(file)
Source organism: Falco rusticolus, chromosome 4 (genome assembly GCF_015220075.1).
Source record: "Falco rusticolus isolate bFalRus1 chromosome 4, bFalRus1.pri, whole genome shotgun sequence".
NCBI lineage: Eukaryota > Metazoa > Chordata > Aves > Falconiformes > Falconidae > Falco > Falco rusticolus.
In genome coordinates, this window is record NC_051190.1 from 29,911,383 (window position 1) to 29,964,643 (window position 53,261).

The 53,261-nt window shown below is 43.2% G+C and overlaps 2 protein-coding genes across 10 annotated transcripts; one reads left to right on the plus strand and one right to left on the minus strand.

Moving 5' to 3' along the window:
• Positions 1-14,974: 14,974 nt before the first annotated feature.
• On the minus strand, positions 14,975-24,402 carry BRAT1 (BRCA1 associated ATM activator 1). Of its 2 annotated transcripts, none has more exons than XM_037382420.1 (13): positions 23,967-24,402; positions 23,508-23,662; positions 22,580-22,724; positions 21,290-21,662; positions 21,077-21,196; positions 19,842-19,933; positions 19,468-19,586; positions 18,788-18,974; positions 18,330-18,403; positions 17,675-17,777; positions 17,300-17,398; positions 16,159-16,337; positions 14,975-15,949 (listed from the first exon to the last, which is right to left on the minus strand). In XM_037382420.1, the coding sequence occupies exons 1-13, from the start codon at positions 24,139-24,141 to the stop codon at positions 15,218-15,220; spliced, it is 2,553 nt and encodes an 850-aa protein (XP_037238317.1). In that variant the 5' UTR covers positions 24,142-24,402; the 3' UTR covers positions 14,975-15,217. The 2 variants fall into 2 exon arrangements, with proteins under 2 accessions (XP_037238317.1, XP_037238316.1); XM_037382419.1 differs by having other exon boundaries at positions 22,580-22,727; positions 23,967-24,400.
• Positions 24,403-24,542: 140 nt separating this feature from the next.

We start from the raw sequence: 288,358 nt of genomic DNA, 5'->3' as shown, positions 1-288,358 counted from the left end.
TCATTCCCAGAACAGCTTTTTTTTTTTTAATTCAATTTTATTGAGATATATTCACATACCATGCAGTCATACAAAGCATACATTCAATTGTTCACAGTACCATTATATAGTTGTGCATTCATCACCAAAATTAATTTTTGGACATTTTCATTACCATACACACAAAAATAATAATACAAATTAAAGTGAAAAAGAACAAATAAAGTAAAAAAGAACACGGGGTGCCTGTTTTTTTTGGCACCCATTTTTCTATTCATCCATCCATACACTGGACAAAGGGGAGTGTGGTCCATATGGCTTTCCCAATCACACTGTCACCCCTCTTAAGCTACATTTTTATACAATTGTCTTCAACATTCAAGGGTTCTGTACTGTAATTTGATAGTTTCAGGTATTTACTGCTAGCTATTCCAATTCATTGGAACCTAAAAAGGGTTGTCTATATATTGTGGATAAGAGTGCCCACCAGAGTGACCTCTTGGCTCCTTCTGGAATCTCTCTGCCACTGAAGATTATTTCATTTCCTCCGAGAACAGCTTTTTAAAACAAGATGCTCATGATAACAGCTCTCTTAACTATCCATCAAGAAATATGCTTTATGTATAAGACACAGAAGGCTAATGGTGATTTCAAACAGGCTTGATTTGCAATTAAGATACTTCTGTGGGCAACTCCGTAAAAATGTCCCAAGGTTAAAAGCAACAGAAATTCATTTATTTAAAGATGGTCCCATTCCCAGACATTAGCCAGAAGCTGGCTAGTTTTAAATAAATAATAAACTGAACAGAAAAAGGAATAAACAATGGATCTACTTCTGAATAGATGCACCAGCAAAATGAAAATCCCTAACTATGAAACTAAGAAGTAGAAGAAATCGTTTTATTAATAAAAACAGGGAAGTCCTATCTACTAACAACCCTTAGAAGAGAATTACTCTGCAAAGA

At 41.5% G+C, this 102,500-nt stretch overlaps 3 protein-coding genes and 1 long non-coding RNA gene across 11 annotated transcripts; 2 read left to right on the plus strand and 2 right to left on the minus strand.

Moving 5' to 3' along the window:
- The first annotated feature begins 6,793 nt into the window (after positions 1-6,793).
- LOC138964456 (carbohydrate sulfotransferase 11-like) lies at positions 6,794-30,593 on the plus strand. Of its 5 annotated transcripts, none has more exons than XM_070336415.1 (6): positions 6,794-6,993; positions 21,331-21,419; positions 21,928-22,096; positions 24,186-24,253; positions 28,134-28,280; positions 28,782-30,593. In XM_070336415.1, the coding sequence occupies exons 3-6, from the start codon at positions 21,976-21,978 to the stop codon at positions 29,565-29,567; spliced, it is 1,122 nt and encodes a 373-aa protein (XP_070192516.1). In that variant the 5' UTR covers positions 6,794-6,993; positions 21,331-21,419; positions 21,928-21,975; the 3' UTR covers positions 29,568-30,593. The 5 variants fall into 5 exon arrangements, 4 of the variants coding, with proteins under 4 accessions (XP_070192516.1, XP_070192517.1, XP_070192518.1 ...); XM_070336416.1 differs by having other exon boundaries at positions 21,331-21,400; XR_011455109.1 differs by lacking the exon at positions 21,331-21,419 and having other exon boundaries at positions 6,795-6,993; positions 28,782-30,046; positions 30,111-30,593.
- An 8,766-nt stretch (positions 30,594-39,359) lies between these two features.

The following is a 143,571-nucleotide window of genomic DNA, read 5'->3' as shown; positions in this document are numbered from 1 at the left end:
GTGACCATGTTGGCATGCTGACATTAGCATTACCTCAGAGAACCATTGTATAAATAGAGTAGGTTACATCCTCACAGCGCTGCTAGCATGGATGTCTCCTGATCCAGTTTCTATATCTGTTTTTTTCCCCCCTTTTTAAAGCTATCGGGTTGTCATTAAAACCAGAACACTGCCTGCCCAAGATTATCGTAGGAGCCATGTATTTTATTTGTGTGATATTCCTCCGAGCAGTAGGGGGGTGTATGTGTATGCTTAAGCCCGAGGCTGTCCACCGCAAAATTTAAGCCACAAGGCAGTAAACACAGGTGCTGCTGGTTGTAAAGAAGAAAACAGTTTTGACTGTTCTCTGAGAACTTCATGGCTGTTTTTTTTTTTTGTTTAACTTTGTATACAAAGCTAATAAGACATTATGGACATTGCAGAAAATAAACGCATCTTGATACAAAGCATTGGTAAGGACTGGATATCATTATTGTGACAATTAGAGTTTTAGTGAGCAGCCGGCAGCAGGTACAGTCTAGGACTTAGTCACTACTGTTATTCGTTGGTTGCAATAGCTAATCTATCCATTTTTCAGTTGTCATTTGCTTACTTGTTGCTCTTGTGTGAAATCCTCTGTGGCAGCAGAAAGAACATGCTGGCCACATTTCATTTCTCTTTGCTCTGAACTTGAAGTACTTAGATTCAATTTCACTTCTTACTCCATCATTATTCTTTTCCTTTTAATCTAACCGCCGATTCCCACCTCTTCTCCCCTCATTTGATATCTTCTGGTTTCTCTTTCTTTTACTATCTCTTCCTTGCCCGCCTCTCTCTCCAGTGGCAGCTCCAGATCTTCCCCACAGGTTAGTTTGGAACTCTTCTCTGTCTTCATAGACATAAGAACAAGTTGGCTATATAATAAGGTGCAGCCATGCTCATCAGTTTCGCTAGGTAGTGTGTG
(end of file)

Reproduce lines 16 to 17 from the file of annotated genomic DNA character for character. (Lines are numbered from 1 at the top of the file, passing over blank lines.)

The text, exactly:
- An 8,766-nt stretch (positions 30,594-39,359) lies between these two features.

The following is a 143,571-nucleotide window of genomic DNA, read 5'->3' as shown; positions in this document are numbered from 1 at the left end: